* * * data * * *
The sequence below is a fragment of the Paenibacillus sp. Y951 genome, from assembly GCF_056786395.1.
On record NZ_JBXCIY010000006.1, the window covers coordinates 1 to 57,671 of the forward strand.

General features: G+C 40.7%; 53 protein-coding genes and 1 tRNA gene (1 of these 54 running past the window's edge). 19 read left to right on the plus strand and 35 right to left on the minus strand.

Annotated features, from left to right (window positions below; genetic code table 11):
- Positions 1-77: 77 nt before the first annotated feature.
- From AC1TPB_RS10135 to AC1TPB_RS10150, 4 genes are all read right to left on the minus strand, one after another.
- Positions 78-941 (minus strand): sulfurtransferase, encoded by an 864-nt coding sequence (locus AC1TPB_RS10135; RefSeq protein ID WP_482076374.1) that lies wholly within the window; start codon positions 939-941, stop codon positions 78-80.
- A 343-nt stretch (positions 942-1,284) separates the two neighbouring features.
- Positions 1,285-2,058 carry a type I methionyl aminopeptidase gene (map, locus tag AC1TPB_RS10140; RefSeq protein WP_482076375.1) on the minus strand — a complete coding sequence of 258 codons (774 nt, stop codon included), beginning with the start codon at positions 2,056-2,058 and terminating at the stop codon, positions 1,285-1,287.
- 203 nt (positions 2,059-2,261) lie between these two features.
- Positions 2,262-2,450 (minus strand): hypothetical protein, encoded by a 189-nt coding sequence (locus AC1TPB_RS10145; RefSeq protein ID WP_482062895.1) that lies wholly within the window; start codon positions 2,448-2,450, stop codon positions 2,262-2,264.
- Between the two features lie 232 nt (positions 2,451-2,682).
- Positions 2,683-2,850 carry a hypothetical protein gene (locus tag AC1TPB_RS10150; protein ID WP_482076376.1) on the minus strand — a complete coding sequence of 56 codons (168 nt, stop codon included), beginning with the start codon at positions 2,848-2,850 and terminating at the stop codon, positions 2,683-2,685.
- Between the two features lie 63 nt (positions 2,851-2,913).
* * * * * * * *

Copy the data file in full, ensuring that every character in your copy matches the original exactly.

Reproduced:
The sequence below is a fragment of the Paenibacillus sp. Y951 genome, from assembly GCF_056786395.1.
On record NZ_JBXCIY010000006.1, the window covers coordinates 1 to 57,671 of the forward strand.

General features: G+C 40.7%; 53 protein-coding genes and 1 tRNA gene (1 of these 54 running past the window's edge). 19 read left to right on the plus strand and 35 right to left on the minus strand.

Annotated features, from left to right (window positions below; genetic code table 11):
- Positions 1-77: 77 nt before the first annotated feature.
- From AC1TPB_RS10135 to AC1TPB_RS10150, 4 genes are all read right to left on the minus strand, one after another.
- Positions 78-941 (minus strand): sulfurtransferase, encoded by an 864-nt coding sequence (locus AC1TPB_RS10135; RefSeq protein ID WP_482076374.1) that lies wholly within the window; start codon positions 939-941, stop codon positions 78-80.
- A 343-nt stretch (positions 942-1,284) separates the two neighbouring features.
- Positions 1,285-2,058 carry a type I methionyl aminopeptidase gene (map, locus tag AC1TPB_RS10140; RefSeq protein WP_482076375.1) on the minus strand — a complete coding sequence of 258 codons (774 nt, stop codon included), beginning with the start codon at positions 2,056-2,058 and terminating at the stop codon, positions 1,285-1,287.
- 203 nt (positions 2,059-2,261) lie between these two features.
- Positions 2,262-2,450 (minus strand): hypothetical protein, encoded by a 189-nt coding sequence (locus AC1TPB_RS10145; RefSeq protein ID WP_482062895.1) that lies wholly within the window; start codon positions 2,448-2,450, stop codon positions 2,262-2,264.
- Between the two features lie 232 nt (positions 2,451-2,682).
- Positions 2,683-2,850 carry a hypothetical protein gene (locus tag AC1TPB_RS10150; protein ID WP_482076376.1) on the minus strand — a complete coding sequence of 56 codons (168 nt, stop codon included), beginning with the start codon at positions 2,848-2,850 and terminating at the stop codon, positions 2,683-2,685.
- Between the two features lie 63 nt (positions 2,851-2,913).